A local favourite and iconic piece of West End The Boundary Hotel has been given a fresh new look that simultaneously celebrates the building’s history but brings it into the 21st century.
Established in 1864, the hotel in has become somewhat of an institution; a large, lively watering hole that, despite its numerous incarnations, has remained a firm favourite amongst locals for more than 150 years. When KP Architects was enlisted to redesign the pub, Director Kon Panagopoulos said he was excited to “peel away the layers that had been applied over time”, to reveal the pub’s original fabric and structure.
The pub’s reimagined layout gives it a fresh lease of life. Pathways have been introduced to help connect the existing and new spaces over the three levels. For example, what used to be a drive through bottle shop is now a laneway that links Boundary Street through the ground floor to the upper levels. The original hotel rooms over the pub, which was mostly recently used for storage, have now been reinvented as function rooms whilst hidden storage areas on the ground floor have been opened up to increase the flow of space and light throughout.
As per the brief, KP Architects stripped it right back while also adding modern new modern elements. “It was to have the feel of a traditional pub but with a modern approach to meet the demand and expectations of the local market,” Panagopoulos explains. Instrumental to this was ensuring new materials such as bricks, complement the original brick and timber fabric of the building whilst keeping the modern touch with crisp white colouring. Brick is also widely used in this contemporary design thanks to the hundreds of colours and finishes now available. “The Blanco brick from PGH’s Morada range was ideal for this project because of its textural and tactile qualities. We also liked its crisp white colour and felt that this combination would best complement the existing brick, clearly expressing what is new from what is old.”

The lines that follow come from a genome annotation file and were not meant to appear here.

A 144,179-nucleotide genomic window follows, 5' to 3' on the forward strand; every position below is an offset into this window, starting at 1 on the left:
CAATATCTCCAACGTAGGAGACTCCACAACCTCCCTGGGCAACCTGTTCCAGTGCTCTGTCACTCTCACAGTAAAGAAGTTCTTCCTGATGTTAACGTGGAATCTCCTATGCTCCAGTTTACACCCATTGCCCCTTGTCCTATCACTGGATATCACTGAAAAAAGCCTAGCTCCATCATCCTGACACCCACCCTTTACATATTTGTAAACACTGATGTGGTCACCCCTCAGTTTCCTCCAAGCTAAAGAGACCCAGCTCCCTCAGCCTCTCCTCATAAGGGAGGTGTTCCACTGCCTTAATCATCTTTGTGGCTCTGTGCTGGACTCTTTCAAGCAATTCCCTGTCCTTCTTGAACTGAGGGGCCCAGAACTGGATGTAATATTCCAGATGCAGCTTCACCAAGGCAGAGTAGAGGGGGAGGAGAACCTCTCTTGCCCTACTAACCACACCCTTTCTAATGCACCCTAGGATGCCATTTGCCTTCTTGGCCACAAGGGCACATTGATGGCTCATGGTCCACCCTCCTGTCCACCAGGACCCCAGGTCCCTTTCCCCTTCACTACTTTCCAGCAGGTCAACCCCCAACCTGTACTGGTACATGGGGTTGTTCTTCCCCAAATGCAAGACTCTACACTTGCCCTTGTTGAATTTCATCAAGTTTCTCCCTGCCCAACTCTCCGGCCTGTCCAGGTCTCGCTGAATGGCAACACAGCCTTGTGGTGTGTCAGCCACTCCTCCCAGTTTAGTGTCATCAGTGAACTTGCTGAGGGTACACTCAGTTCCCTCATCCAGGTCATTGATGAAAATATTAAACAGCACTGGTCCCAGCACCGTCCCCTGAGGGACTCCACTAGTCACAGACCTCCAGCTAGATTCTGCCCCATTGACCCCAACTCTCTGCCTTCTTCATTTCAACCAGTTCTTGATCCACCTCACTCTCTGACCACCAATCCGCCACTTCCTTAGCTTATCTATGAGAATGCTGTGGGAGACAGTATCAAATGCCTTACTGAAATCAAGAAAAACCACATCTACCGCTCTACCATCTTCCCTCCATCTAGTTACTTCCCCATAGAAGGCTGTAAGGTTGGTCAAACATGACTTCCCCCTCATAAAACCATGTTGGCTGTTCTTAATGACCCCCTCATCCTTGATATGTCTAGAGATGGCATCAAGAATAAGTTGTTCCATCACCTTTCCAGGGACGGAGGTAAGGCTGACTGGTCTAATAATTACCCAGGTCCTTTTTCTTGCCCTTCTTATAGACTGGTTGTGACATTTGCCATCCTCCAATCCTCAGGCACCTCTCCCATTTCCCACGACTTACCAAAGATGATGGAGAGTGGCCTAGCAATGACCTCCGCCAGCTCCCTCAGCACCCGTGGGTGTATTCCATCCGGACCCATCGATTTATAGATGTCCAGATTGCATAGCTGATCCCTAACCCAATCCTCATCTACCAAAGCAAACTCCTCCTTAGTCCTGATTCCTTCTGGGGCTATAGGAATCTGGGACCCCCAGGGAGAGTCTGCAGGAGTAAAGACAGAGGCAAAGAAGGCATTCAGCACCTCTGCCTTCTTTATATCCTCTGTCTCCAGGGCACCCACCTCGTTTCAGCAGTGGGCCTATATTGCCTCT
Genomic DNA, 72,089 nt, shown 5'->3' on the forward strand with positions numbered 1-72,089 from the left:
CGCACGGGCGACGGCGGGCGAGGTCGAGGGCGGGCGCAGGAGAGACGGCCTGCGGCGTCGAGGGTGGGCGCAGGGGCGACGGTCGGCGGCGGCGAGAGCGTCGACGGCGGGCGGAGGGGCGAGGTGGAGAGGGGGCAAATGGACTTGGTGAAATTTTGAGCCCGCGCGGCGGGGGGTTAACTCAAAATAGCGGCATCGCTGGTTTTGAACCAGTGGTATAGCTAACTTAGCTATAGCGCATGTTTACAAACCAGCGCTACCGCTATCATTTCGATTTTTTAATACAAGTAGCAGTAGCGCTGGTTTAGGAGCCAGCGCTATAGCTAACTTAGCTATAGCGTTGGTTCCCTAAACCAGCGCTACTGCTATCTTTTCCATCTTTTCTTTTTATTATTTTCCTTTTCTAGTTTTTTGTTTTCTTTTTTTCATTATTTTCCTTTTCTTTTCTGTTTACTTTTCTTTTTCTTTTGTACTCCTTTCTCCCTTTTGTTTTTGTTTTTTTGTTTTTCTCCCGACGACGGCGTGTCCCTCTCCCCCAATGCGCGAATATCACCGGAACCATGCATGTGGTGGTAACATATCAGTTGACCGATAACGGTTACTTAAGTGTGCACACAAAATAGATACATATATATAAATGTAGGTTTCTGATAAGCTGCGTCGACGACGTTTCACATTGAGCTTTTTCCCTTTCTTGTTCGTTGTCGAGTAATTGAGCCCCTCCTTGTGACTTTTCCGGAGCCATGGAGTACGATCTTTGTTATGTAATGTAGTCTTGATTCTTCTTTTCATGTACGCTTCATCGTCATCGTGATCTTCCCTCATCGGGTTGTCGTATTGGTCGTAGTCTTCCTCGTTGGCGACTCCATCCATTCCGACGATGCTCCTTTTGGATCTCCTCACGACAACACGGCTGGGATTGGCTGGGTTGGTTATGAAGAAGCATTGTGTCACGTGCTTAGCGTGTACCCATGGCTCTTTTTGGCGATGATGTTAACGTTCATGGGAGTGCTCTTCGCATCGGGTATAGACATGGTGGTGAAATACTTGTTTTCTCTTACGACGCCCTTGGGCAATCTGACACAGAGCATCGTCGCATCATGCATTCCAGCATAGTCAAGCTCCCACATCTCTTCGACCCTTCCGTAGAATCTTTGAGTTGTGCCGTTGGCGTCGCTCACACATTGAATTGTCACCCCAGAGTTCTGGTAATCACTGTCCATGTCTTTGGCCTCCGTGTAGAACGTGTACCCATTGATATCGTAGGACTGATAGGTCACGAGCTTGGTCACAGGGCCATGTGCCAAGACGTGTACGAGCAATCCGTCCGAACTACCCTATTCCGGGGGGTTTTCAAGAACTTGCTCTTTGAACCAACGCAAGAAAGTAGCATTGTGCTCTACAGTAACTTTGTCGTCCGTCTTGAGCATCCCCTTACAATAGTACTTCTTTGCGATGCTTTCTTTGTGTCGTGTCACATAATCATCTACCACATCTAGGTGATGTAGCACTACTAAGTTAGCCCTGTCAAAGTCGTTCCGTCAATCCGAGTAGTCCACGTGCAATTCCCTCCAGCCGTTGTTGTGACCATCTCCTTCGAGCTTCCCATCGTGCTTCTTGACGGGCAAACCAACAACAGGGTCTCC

The layout and materials help create a synergy between spaces whilst changes in palette subtly delineate and define their purpose. A beer garden, for instance, has been introduced with a light and colourful palette that celebrates the outdoor lifestyle, which Panagopoulos says has been lost in Brisbane pub architecture over the decades.
Located on the eclectic Boundary Street, this is a pub that welcomes a diverse range of patrons and the new design caters well for this. “I think what was most special about this project was peeling back the layers to restore it to its original glory, for all the public to enjoy,” says Panagopoulos .
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